Lifestyle

Too early to tell how this year's flu season will unfold

QUEENSLAND Health has hosed down reports this year's flu season will be severe, saying influenza notifications at this stage are slightly higher than average.

A statement by the department said there had been 1560 influenza notifications in Queensland this year.

While the figure was slightly higher than average, it was no indication of the severity of the upcoming flu season, and it was too early to predict how the season would unfold.

"For example, at this time in 2011 there were 1411 notifications of influenza, and that year the total number of cases reached around 10,407," the statement read.

"At this time in 2012 there were 462 notifications, with approximately 16,987 flu cases being confirmed that year."

The influenza season usually starts in May, but Queensland Health said now was the time to have an influenza vaccination to protect yourself from getting the flu and transmitting it to others.

By having the vaccine now you will be properly covered in time for winter.

Meanwhile, data just released by Roy Morgan research shows flu rates in some suburban areas, towns and country regions are consistently around a third higher than the national norm, ranking regional residents as among the nation's most influenzial people.

The research also has named Australia's flu hot spots over the past five years.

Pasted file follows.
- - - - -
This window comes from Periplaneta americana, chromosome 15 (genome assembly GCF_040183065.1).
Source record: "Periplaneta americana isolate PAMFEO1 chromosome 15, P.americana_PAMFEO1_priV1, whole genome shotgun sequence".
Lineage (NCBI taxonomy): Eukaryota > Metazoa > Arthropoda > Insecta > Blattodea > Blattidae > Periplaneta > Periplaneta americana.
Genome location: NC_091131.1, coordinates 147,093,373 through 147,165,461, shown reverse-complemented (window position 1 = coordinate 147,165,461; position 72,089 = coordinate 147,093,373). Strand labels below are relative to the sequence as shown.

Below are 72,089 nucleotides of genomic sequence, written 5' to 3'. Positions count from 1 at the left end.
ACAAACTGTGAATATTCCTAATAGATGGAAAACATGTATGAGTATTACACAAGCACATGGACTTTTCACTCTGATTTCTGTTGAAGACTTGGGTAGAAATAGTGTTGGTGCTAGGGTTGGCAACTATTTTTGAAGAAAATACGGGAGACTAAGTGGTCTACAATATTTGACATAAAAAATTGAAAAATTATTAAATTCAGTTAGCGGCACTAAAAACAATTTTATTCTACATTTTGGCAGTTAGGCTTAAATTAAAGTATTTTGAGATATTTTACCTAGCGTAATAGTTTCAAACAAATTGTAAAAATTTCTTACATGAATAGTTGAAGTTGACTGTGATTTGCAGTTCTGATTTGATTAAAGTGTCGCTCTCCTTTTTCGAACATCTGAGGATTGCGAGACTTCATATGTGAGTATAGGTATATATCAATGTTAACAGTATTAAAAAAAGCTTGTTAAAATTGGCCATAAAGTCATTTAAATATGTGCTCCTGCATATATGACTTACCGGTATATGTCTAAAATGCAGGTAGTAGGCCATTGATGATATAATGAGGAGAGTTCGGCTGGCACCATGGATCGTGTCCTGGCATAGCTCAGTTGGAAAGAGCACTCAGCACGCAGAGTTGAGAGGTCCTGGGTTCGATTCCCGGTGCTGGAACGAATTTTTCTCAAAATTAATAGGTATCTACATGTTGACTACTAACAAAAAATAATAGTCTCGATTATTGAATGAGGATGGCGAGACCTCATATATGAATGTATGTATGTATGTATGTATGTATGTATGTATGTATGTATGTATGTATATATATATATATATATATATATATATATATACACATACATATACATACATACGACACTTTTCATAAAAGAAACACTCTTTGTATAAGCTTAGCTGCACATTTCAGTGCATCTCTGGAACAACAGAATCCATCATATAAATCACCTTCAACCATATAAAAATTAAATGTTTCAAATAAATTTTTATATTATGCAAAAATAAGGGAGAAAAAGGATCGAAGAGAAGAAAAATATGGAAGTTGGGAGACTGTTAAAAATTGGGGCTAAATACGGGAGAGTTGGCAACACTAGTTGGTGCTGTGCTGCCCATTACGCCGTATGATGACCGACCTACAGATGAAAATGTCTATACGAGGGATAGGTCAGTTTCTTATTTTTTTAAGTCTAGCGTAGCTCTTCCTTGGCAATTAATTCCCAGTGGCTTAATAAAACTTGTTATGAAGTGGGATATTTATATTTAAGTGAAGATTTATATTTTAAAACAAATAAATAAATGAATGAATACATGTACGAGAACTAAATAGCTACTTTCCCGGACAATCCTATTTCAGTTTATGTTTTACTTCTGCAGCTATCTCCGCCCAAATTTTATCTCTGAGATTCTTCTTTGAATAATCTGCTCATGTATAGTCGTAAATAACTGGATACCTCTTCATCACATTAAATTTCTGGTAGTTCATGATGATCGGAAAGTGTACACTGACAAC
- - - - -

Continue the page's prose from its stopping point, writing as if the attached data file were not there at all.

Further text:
Last year, 23.3% of Australians aged 14 and over reported having the flu in the past 12 months - the lowest result in the past five years.

Newcastle topped the list as Australia's flu capital with 31.9%, just pipping South-Western Sydney on 31.8%.

South-Western Sydney has been among the nation's top five flu hotspots for four consecutive years, with an average annual self-reported flu rate since 2009 of one in three (33.4%) residents.

Coming in at number three in 2013 was another chronic influenza hotspot, Townsville, with 31%.

The tropical region has made the top five for the fourth time since 2009.

Queenslanders in non-metro coastal areas are also more prone to suffering the flu (or at least believing they've suffered it), with 30.4% of them in 2013, giving the area its third consecutive top five appearance.

Consumer products group account director Angela Smith said people might well associate the flu with blustery southern winters, but Australia's top five influenza zones were all more northern than the five regions with the lowest proportion of residents reporting the illness.

"These figures are based on survey respondents' own assertion that they had the flu in the past year, so while rates may indeed be regularly higher in Townsville, it's possible the area's tropically adjusted residents are just more likely to over-diagnose a sniffle," she said.

Topics:  flu, health, queensland health




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The improvement would be mild when compared to past cycles